China’s quest for luxury

Wealthy, young Chinese consumers are set to dominate the luxury goods market, says professional investor Nathalie Longuet. Here, she picks three luxury-brand stocks to buy now.

Each week, a professional investor tells MoneyWeek where she'd put her money now. This week: Nathalie Longuet, consumer goods analyst, Lombard Odier.

When China's leading maker of construction machinery, Shandong Heavy Industry, bought Italian luxury-yacht builder Ferretti, it signalled the potential for luxury goods in China. The Chinese will be the leading luxury consumers by 2014, contributing 40% to the sector's growth over the next decade. The top 0.8% of richest people in China represent 70% of the nation's wealth and their number should grow at 21% a year from 2010 to 2020.

The luxury goods sector is attractive, given its high entry barriers, pricing power and superior profitability. In the past decade luxury goods outperformed world indices, despite economic lurches. The sector is poised for growth thanks to exposure to two trends we call emerging consumer catch-up' (ECC) and new consumer behaviour' (NCB).

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ECC describes emerging markets' increasing participation in global consumption. As GDP per capita approaches $20,000, luxury spend per capita surges. China's urban population should surpass that within ten years. The number of millionaires has grown at 12% a year over the past four years. China's 535,000 high-net-worth individuals (HNWIs), with investable assets of $1m or more, puts it ahead of Britain and just behind America, Japan and Germany. Chinese HNWIs account for 0.04% of the population, compared to 1% in the US, 1.5% in Hong Kong and 2.4% in Singapore. If HNWIs reach 0.5%, there could be 6.7 million Chinese HNWIs (twice as many as in America), or $25trn-$30trn of extra wealth.

This influx of disposable income will be complemented by NCB: newly moneyed consumers seeking to spend on high-end status symbols. In China, a tradition of gift-giving and displaying wealth supports this behaviour. Chinese wealth originates from entrepreneurship.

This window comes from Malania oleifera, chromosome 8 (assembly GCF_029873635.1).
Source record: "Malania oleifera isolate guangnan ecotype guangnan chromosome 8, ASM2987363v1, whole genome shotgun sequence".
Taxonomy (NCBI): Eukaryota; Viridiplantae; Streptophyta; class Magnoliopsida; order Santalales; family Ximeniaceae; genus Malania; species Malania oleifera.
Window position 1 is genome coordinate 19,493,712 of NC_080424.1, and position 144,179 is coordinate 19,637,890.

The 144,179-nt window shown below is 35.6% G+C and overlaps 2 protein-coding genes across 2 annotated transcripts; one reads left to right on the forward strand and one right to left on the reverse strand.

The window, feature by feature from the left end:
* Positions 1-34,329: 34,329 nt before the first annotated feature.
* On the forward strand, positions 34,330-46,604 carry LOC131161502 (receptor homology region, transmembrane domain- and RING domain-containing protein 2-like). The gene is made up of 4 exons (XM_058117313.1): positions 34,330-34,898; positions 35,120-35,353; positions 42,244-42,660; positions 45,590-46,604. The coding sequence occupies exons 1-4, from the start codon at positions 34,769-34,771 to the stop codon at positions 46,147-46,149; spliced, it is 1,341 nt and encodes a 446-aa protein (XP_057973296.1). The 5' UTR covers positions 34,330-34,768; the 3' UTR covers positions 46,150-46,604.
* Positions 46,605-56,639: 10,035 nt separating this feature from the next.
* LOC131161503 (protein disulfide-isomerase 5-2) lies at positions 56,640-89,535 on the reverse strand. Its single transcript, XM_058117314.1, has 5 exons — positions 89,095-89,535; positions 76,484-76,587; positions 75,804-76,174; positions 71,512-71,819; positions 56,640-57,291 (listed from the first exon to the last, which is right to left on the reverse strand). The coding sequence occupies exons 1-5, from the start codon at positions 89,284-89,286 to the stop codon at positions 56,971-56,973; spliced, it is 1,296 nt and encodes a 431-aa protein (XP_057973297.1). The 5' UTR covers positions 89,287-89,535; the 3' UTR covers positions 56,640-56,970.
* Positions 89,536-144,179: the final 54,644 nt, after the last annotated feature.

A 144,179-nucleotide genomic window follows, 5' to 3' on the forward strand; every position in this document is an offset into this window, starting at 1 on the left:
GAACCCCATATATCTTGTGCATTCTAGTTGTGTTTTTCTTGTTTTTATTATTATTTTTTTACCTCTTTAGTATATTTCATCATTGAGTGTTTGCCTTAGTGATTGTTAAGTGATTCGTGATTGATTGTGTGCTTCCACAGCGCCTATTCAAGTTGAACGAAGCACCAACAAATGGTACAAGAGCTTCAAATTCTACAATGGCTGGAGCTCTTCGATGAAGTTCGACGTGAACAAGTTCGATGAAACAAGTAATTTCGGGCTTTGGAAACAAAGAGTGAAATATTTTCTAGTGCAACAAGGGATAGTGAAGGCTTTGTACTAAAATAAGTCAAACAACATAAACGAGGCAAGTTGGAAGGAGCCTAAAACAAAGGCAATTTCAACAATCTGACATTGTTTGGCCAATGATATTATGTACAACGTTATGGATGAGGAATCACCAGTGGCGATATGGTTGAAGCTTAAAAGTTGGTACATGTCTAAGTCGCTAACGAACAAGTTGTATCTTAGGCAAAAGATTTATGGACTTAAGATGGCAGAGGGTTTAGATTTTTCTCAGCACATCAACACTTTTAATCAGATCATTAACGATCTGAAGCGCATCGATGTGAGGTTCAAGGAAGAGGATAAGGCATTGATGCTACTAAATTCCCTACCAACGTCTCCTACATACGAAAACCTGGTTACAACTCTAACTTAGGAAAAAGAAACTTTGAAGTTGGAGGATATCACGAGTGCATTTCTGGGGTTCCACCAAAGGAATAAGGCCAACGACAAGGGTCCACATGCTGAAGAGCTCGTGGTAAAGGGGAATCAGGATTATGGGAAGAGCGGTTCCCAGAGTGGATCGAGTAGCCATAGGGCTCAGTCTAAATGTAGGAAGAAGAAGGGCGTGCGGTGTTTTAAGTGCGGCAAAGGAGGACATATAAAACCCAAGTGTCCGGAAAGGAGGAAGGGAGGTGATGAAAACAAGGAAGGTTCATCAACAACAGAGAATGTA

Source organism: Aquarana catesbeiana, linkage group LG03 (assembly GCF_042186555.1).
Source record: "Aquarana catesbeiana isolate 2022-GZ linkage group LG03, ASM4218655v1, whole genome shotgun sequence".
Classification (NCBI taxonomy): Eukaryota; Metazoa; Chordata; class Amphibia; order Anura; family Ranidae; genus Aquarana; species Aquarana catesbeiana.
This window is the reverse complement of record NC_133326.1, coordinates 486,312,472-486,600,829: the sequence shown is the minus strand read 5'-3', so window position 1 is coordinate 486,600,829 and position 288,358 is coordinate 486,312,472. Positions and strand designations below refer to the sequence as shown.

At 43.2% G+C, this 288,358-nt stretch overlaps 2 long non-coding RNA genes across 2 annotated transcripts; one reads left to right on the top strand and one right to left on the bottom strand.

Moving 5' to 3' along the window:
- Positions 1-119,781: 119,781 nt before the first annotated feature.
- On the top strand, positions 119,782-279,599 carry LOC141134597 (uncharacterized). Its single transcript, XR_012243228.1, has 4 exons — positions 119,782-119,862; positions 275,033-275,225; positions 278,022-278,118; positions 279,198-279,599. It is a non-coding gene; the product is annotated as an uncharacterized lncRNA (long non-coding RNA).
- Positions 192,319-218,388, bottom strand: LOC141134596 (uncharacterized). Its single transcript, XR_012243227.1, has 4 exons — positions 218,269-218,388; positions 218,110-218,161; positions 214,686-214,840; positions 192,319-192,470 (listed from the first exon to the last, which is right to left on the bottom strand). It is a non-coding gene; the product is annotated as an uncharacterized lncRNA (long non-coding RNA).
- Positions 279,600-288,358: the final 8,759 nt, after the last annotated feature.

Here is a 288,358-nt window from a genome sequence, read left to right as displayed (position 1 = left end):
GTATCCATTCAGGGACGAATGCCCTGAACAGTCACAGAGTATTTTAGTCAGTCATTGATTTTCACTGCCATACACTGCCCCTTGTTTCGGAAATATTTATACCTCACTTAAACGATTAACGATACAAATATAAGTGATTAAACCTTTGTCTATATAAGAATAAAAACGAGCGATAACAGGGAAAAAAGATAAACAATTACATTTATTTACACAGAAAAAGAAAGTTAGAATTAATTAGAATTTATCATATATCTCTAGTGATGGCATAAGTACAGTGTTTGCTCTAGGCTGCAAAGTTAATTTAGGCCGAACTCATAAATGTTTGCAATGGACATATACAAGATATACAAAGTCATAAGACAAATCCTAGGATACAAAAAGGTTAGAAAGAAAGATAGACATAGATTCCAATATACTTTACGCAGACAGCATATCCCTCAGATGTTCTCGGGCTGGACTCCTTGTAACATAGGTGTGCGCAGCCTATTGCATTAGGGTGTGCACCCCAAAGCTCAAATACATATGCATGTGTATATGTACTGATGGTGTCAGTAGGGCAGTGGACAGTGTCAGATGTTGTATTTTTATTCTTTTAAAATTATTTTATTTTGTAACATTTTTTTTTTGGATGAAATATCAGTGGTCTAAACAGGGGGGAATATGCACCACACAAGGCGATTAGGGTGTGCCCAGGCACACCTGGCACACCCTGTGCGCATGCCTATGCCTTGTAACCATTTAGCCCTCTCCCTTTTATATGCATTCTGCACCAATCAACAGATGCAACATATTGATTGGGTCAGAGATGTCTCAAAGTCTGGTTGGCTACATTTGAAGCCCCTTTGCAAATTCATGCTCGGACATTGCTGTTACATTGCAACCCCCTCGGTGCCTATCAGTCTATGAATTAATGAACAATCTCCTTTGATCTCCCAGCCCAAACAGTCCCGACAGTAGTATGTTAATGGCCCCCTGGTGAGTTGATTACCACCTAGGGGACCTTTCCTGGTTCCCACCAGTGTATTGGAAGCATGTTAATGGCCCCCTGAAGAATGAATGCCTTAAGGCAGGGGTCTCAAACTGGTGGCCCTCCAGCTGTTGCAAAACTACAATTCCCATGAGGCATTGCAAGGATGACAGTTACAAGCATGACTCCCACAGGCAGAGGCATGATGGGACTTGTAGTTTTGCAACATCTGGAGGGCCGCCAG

These entrepreneurs are young (on average 39 years) and prefer to spend rather than pass on wealth to the family. They allocate a disproportionate amount to jewellery, gems and watches compared to the world average (34% versus 23%). Asian consumers spend more on luxury items than Western consumers: South Korean consumers spend 2.5 times more on luxury goods than the Italians, despite the two nations' broadly similar GDP per capita.

So how does the investor get exposure to this trend? Listed luxury companies corner 38% of the global luxury market, up from 30% in 2004. In China, the concentration is 55%. So far, Western luxury goods brands have had little to fear from Chinese competition the focus is on buying existing brands, as with Ferretti yachts.

Investors should favour brands that preserve their core luxury attributes, while also trading up the brand without alienating developing world consumers. As China raises the bar, size will become critical. Global brands appear best positioned, but smaller luxury names could provide attractive takeover opportunities.

The profit-pool is increasingly concentrated among large players: Louis Vuitton, Patek Philippe, Cartier, Giorgio Armani and Herms were rated the best luxury brands by Chinese consumers in 2009, 2010 and 2011. Of these, Richemont (SIX: CFR), LVMH (Paris: MC) and Swatch (SIX: UHR) offer the best exposure, combining strong brand cachet and solid growth momentum.